China and Japan announced support last week for President Carter's threatened boycott of the Moscow Olympics, bringing to more than 40 the number of nations the Administration claims to have in its corner, either publicly or privately. State Department officials expect that the number eventually will reach as many as 60 countries, and 81-year-old Douglas Roby, one of the two U.S. members of the International Olympic Committee, predicts that if that many nations do indeed stay away from Moscow, the Games "probably" will be canceled.
Roby, who has been an IOC member for 28 years, believes that canceling the Summer Games is preferable to moving them because "holding some shoddy replacement would embarrass the entire Olympic movement." But Roby also implies that an IOC decision to scrap the Games would come only after the Olympic committees of a substantial number of the 136 countries recognized by the organization heed their government's wishes and formally serve notice that they are staying home.
Should Carter's proposal to move, postpone or cancel the Games be put to a vote by the IOC's 89 individual delegates in the meantime—say, at this week's IOC meetings in Lake Placid—both Roby and the other American IOC member, Julian Roosevelt, indicate that they probably would cast ballots against it. In other words, while Carter appears to be making inroads with foreign governments, he can't even count on the support of the two American delegates to the IOC. "I'm a patriotic American, but it's kind of a problem," says Roby. "We have a strong rule in the IOC forbidding us to yield to political intervention."
Other Olympic developments:
? President Carter dispatched a new diplomatic troubleshooter, Muhammad Ali, of all people, to Africa Sunday to try to persuade black African leaders that an Olympic boycott would be an appropriate response to the Soviet invasion of Afghanistan. No sooner did Ali arrive, however, than he told reporters in Tanzania, startlingly, "If I find out I'm wrong, I'm going to go back to America and cancel the whole trip." Ironically, black African officials only recently withdrew their threat to boycott the Moscow Games if a tour of South Africa by Britain's Lions rugby team begins as scheduled in May. The Africans now are threatening to punish the British for such a tour by seeking to scuttle the 1982 Commonwealth Games in Brisbane, Australia.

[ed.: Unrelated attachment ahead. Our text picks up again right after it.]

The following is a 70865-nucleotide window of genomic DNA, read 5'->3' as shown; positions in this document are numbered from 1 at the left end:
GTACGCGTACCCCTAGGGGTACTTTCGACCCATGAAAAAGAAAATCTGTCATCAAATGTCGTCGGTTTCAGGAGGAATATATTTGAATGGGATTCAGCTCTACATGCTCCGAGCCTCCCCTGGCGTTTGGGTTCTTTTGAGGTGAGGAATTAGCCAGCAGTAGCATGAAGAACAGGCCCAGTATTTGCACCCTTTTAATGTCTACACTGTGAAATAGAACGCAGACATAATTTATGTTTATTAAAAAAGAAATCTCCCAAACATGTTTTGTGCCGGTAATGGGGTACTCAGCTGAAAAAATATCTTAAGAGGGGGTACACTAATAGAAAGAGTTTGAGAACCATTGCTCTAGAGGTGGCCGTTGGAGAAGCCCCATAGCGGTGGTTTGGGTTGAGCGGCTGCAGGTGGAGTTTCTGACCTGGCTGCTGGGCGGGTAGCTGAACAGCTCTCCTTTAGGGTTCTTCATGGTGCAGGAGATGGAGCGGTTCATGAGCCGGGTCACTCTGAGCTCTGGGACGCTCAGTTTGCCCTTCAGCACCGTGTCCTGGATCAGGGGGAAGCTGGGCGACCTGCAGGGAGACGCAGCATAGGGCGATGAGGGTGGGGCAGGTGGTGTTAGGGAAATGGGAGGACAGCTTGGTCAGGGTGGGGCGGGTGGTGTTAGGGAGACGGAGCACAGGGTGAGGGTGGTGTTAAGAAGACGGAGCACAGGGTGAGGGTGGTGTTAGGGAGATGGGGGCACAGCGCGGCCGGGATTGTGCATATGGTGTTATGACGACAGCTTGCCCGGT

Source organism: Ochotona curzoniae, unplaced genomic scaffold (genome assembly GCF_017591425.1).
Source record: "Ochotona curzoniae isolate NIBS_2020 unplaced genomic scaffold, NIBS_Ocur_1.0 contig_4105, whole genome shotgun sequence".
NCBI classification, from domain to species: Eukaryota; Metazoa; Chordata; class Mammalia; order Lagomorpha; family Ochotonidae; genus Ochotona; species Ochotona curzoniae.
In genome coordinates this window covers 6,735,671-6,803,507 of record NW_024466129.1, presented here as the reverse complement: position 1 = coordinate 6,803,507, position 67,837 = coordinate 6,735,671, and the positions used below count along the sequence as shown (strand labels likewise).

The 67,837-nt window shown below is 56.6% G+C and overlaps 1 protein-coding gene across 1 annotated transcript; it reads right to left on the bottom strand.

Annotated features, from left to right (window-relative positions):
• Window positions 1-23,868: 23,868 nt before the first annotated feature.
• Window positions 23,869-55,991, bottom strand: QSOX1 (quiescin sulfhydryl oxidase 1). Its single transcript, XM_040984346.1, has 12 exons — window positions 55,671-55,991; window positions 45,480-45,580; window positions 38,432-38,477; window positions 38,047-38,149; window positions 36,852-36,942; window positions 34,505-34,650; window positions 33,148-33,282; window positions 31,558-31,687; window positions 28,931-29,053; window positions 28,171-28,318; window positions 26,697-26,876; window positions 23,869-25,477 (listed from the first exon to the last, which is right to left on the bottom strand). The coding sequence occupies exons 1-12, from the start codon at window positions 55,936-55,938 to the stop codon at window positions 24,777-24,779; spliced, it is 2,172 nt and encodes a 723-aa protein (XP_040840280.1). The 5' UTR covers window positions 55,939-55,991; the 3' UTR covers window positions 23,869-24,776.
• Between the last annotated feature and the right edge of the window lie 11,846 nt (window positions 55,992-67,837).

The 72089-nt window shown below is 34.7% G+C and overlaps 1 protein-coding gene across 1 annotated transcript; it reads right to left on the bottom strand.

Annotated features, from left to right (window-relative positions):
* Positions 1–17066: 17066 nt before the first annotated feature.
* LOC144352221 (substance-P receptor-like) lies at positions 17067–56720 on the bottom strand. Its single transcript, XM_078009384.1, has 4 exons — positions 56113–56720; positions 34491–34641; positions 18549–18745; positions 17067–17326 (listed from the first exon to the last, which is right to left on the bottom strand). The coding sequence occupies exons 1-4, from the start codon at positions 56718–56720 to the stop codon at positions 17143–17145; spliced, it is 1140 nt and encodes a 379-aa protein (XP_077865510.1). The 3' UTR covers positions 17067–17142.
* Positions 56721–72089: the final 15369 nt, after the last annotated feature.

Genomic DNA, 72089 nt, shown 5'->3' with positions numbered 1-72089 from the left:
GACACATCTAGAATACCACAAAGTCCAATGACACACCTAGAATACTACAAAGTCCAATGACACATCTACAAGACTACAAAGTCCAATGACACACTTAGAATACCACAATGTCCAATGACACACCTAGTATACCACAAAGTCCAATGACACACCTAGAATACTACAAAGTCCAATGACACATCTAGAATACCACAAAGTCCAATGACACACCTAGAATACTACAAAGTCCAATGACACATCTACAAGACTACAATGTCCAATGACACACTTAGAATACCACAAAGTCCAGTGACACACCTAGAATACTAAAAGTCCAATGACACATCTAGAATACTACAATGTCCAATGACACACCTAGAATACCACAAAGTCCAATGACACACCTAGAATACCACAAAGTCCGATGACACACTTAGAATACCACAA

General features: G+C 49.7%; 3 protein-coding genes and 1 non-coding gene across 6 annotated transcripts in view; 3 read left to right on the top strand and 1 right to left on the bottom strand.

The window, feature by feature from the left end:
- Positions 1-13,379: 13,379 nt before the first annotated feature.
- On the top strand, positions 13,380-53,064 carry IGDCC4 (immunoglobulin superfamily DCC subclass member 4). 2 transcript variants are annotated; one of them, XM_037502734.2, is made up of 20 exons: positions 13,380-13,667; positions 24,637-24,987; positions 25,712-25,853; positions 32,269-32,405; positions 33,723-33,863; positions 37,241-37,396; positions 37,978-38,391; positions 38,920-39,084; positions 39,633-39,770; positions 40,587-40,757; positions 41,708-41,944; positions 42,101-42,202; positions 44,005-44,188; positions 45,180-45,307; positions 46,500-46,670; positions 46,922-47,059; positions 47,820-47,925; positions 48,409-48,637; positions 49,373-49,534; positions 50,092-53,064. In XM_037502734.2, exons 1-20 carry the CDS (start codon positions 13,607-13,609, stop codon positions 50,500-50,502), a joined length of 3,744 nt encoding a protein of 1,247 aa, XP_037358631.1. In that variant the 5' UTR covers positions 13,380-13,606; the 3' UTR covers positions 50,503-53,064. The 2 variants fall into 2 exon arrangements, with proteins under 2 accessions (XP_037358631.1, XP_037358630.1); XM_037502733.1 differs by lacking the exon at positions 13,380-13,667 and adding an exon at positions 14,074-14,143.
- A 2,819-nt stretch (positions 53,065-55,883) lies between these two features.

?Since the inauguration of the modern Olympics in 1896, the Games usually have been opened by the heads of state of the host countries. Those held in the U.S. are exceptions. The opening of the 1904 Olympics in St. Louis was presided over not by Theodore Roosevelt but by former Missouri Governor David R. Francis. In 1932 President Hoover left it to New York Governor Franklin Roosevelt to open the Winter Olympics in Lake Placid and to Vice-President Charles Curtis to do likewise at the Summer Games in Los Angeles. And in 1960, Vice-President Nixon, not Dwight Eisenhower, opened the Winter Games in Squaw Valley. Last week the White House announced that because of his preoccupation with events in Iran and Afghanistan—but no doubt also because he might find it a trifle awkward—President Carter will not open the Lake Placid Olympics but has deputized Vice-President Mondale to do the honors instead.
?The U.S. Senate has passed a resolution endorsing Greece as the permanent site of the Summer Olympics, a proposal previously advanced by Jimmy Carter, Henry Kissinger and Australian Prime Minister Malcolm J. Fraser. Greek Prime Minister Constantine Karamanlis has also called for "the revival of the Olympic Games in their ancient cradle," arguing that this would somehow help the Olympic movement "rid itself of all those false elements that have gradually accumulated and threatened it with decay." IOC spokesman Alain Coupat replies that rotating the Games to various sites has the virtue of exposing athletes to "different civilizations and cultures." The trouble with this argument is that a given athlete only rarely competes in more than one or two Olympics. The only people who can count on savoring different civilizations and cultures are members of the press, well-heeled fans, national Olympic administrators—and, of course, IOC officials.
ME TARZAN, YOU TROJANE
Entire books are given over to suggested names for Baby, but those newborns of sports, women's college teams, have no such help when it comes to choosing nicknames. Some schools, though, are resourceful. Inspired by the fact that its men's teams are the Trojans, Indiana's Taylor University calls its women the Trojanes while members of the women's track team at Louisiana State, whose male athletes are the Fighting Tigers, are known as the Ben-Gals. The other day the Ben-Gals ran against Georgia, whose women are the Bulldog Babes.